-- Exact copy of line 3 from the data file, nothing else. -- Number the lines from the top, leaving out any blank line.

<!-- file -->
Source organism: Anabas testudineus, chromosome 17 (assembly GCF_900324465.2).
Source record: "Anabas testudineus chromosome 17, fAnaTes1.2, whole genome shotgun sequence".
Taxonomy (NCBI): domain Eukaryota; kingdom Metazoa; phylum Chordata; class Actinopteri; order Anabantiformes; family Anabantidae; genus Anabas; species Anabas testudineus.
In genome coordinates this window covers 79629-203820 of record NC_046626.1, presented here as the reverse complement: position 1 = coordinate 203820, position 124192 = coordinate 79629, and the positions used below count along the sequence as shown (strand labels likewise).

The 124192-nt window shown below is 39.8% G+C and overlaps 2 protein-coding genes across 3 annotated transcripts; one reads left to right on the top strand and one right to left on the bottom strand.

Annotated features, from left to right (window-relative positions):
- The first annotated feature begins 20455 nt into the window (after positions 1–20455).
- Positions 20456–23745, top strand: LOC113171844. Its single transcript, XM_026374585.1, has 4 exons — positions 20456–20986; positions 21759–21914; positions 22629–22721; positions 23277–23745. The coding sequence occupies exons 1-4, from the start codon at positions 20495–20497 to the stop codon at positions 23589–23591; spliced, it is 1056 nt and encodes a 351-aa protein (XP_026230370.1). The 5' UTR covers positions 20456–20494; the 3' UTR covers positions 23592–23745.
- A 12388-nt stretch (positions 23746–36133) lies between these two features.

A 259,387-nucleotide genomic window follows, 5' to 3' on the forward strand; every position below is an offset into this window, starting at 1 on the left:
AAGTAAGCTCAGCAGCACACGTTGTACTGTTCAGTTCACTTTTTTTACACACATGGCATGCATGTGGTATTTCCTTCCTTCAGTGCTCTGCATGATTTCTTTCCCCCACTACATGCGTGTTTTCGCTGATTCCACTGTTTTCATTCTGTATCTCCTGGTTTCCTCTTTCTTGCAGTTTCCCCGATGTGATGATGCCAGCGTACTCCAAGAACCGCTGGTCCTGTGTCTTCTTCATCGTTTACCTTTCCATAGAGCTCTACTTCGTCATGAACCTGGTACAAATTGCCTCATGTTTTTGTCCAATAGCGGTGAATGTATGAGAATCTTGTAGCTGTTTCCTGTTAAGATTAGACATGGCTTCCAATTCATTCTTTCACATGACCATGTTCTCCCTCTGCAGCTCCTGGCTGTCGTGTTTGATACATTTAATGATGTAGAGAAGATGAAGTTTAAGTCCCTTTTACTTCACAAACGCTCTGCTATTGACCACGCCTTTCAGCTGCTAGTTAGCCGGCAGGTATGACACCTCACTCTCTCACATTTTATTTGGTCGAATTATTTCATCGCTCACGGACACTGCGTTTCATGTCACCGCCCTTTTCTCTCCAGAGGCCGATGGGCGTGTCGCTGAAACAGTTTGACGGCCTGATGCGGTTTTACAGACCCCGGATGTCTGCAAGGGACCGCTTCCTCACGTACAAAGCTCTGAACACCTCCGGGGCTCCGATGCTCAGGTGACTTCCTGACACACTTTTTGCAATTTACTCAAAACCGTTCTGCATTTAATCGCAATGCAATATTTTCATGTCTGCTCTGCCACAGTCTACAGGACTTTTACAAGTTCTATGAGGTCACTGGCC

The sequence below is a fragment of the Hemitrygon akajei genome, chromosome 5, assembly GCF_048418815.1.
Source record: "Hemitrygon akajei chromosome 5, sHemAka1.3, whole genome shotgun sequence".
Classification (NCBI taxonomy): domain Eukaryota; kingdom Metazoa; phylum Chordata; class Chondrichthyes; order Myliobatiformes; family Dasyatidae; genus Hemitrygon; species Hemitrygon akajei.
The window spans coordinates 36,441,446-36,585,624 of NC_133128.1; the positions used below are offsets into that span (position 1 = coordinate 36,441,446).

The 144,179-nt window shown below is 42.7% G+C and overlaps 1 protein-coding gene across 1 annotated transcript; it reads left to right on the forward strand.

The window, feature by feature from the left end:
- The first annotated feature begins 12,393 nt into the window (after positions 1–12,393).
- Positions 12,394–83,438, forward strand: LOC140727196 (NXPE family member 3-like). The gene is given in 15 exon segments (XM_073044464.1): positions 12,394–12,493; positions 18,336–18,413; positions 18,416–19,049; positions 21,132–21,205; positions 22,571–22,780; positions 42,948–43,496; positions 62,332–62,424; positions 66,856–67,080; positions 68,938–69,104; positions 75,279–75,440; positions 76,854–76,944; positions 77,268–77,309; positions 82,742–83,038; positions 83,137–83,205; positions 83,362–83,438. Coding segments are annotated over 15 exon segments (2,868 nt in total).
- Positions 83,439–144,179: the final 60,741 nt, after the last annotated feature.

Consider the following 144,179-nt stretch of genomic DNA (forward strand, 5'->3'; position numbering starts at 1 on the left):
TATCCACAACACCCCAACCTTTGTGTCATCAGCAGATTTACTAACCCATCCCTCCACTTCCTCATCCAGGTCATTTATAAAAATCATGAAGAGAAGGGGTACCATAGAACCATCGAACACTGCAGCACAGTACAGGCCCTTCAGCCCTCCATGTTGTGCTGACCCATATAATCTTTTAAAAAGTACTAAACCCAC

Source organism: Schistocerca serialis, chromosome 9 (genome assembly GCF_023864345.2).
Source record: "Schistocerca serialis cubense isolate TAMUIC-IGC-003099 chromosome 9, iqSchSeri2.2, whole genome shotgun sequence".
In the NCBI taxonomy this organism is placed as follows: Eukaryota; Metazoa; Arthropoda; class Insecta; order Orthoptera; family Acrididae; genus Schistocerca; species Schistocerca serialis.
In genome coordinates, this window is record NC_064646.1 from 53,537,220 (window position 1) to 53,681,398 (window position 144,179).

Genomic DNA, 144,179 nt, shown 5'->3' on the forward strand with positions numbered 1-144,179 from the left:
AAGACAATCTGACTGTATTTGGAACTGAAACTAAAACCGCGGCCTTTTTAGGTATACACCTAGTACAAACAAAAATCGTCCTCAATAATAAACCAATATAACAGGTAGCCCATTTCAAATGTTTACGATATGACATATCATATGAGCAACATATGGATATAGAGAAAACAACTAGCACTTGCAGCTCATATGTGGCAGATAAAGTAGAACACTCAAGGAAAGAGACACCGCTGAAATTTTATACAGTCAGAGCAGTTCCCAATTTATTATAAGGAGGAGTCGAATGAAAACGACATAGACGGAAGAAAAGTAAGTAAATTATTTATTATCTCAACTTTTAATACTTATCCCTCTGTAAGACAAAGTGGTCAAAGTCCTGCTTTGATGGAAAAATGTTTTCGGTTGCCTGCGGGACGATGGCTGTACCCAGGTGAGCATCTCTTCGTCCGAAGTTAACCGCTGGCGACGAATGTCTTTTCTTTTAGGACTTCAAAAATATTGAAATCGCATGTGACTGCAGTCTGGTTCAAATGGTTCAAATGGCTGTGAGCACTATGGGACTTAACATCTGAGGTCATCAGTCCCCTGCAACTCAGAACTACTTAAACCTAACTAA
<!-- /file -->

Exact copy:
Taxonomy (NCBI): domain Eukaryota; kingdom Metazoa; phylum Chordata; class Actinopteri; order Anabantiformes; family Anabantidae; genus Anabas; species Anabas testudineus.